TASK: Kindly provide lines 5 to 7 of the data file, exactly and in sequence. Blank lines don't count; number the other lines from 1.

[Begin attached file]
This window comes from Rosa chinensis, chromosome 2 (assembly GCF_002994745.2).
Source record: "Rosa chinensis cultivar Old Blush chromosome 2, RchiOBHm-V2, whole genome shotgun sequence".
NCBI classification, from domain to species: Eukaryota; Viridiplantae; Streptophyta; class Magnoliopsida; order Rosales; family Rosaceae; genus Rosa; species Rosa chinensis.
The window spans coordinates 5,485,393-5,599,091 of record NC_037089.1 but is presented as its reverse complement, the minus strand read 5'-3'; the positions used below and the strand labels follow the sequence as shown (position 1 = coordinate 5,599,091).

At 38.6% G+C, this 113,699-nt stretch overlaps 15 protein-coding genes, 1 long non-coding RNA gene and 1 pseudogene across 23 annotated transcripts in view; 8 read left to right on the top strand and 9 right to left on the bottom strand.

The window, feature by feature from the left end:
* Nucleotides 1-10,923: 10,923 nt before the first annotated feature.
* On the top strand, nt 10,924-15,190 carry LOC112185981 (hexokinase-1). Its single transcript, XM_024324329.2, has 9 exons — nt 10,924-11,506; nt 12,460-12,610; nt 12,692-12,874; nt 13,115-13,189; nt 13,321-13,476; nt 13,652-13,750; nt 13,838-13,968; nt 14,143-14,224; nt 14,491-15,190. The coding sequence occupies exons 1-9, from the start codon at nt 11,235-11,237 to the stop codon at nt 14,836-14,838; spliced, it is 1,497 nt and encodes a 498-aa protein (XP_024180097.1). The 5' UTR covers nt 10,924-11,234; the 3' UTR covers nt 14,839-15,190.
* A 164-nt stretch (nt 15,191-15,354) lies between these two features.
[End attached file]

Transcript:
At 38.6% G+C, this 113,699-nt stretch overlaps 15 protein-coding genes, 1 long non-coding RNA gene and 1 pseudogene across 23 annotated transcripts in view; 8 read left to right on the top strand and 9 right to left on the bottom strand.

The window, feature by feature from the left end:
* Nucleotides 1-10,923: 10,923 nt before the first annotated feature.